- give up smoking
- eat a healthy, balanced diet and avoid eating strongly flavored or spicy food
- cut down on sugary food and drink as it can increase the number of bacteria in your mouth
- reduce your alcohol consumption
- cut down on coffee
- drink plenty of water to help prevent your mouth becoming dry
- chew sugar-free gum after eating to stimulate the flow of saliva – this will help clean away any remaining food particles
You should visit your dentist for regular check-ups. Having regular dental check-ups will ensure any plaque and calculus – previously known as tartar – is removed from your teeth, particularly in areas that are difficult to reach.
Fluoride is a naturally occurring mineral found in water in varying amounts, depending on where in the UK you live.
It can help prevent tooth decay, which is why it’s added to many brands of toothpaste and, in some areas, to the water supply through a process called fluoridation.
Brushing your teeth thoroughly with fluoride toothpaste is one of the most effective ways of preventing tooth decay.
A range of toothpaste is available containing different levels of fluoride. The amount of fluoride in the toothpaste can be found on the side of the tube and is measured in parts per million (ppm).
Is fluoride safe?
There have been some concerns that fluoride may be linked to a variety of health conditions. Reviews of the risks have so far found no convincing evidence to support these concerns. However, a condition called dental fluorosis can sometimes occur if a child’s teeth are exposed to too much fluoride when they’re developing.
The purpose of orthodontic treatment is to make the best of your teeth.
This includes straightening your teeth so you’re able to care for your teeth and gums more easily, and improving your bite so you can eat more comfortably. And your smile will benefit, too.
Treatment almost always involves using braces to straighten crooked, crowded or protruding teeth, close gaps between teeth, and correct the bite so the top and bottom teeth meet when the mouth is closed.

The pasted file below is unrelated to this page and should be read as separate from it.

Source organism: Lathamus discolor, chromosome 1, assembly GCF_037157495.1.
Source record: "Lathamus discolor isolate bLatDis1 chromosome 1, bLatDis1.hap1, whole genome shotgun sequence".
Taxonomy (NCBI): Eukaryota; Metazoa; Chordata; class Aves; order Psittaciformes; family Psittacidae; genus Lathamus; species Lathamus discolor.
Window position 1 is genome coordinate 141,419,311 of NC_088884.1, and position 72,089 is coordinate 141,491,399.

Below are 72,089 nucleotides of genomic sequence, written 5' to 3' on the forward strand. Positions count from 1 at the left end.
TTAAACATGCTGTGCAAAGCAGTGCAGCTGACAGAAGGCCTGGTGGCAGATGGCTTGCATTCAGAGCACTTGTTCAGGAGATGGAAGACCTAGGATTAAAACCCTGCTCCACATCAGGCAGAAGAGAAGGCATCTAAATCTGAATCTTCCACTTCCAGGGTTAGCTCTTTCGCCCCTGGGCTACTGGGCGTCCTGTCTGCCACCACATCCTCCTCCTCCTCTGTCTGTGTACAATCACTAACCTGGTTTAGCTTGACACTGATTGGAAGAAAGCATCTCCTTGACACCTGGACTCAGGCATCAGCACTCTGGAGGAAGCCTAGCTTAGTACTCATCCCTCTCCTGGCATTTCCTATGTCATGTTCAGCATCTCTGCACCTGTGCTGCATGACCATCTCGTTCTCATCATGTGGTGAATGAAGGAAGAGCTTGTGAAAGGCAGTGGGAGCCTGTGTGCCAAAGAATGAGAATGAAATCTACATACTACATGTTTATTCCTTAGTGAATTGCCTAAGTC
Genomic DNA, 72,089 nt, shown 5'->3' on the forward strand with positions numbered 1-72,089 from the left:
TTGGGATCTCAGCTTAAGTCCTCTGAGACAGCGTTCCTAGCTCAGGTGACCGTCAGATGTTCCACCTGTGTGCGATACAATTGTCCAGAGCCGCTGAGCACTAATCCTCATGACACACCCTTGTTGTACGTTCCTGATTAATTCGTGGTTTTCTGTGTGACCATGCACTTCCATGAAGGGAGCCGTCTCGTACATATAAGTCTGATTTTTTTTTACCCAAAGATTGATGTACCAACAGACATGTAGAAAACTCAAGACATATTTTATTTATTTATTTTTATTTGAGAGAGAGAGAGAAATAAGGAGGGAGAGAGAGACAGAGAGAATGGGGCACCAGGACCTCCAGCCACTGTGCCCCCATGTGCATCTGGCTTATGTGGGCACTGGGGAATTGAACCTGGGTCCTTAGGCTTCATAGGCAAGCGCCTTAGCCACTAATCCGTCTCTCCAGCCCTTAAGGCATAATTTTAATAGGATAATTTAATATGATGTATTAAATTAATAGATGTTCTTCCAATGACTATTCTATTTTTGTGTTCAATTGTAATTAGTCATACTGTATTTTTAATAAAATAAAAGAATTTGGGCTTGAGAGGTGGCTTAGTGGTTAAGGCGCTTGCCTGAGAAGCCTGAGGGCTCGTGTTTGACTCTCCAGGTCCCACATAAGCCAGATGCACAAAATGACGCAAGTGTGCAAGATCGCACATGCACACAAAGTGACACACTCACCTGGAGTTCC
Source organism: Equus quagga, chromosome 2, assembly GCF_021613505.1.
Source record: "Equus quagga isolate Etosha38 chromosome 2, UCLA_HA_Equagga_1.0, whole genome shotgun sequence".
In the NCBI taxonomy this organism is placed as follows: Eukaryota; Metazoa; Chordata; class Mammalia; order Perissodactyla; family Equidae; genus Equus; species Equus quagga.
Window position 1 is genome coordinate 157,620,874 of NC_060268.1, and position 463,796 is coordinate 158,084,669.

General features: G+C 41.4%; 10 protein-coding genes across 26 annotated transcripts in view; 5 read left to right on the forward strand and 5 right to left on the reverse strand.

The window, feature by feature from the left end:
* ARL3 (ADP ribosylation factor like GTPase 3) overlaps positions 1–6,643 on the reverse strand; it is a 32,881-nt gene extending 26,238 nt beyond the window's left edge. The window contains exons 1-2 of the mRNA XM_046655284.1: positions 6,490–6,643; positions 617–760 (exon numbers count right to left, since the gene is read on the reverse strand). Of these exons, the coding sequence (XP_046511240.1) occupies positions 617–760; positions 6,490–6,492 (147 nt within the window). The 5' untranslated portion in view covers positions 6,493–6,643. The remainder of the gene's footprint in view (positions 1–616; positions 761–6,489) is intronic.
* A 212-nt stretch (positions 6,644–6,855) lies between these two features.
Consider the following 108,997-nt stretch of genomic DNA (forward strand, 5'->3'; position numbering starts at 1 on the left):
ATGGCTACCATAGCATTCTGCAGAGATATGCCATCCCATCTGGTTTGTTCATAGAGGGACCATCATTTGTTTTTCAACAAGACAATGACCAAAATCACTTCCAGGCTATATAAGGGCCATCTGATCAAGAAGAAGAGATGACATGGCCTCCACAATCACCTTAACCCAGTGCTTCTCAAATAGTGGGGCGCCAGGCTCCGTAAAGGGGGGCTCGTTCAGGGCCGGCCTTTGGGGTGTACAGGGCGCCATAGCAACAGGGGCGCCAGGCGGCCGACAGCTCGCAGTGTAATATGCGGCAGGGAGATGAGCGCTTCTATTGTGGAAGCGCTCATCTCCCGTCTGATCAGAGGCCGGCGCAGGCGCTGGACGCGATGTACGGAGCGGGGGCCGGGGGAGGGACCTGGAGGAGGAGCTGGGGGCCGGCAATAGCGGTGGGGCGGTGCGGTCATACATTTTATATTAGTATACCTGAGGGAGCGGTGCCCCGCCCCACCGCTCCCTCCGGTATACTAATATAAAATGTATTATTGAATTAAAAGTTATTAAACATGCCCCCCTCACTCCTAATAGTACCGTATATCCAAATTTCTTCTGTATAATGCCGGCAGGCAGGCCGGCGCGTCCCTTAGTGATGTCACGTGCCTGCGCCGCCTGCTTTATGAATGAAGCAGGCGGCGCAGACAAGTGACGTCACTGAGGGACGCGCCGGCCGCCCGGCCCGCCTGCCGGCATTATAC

What’s the best age to have braces?
The ideal age to have braces is usually around 12 or 13, while a child’s mouth and jaws are still growing.
The opportunity for improvement in an adult is more limited and treatment is likely to take longer.
People talk a lot about sleep and associate a lot of myths with it. We just don’t hear them often but also experience them a lot of times. Some may be laughed off as “old wives tale” but some myths are based on incorrect information and can prove to be dangerous for us. Here is a list of common myths debunked about sleep complied by National Sleep Foundation.
Myth 1: Just snoring is sleep apnea.
Snoring sure is a sign of sleep apnea but both of these are different things. Sleep apnea can actually cause a person’s breath to pause up to 400 times throughout the night. These interruptions may last for anywhere between 10 to 30 seconds.
Myth 2: Sleep apnea is not life-threatening
Sleep interruptions are capable of wrecking your body, mind and basically the whole day day-after-day. When you haven’t slept enough and sound, you put yourself at the risk of injuries at work, road accidents, heart attacks, and heart ailments.
Myth 3: Sleep apnea doesn’t block your breath.
Obstructive sleep apnea is the most common type of sleep apnea that occurs when the airway is blocked by your tongue, tonsils or other tissues at the back of your throat. It stops the air when you try to breathe.
Myth 4: Sleep apnea is a disease of the old
A medical estimate states that in US, more than 18 million people are affected by sleep apnea. Most commonly, people above the age of 40 suffer from sleep apnea but the disorder can affect people of all ages. Being overweight, male, African-American or Latino puts you at an increased risk of suffering from sleep apnea. It also can be inherited and runs in families.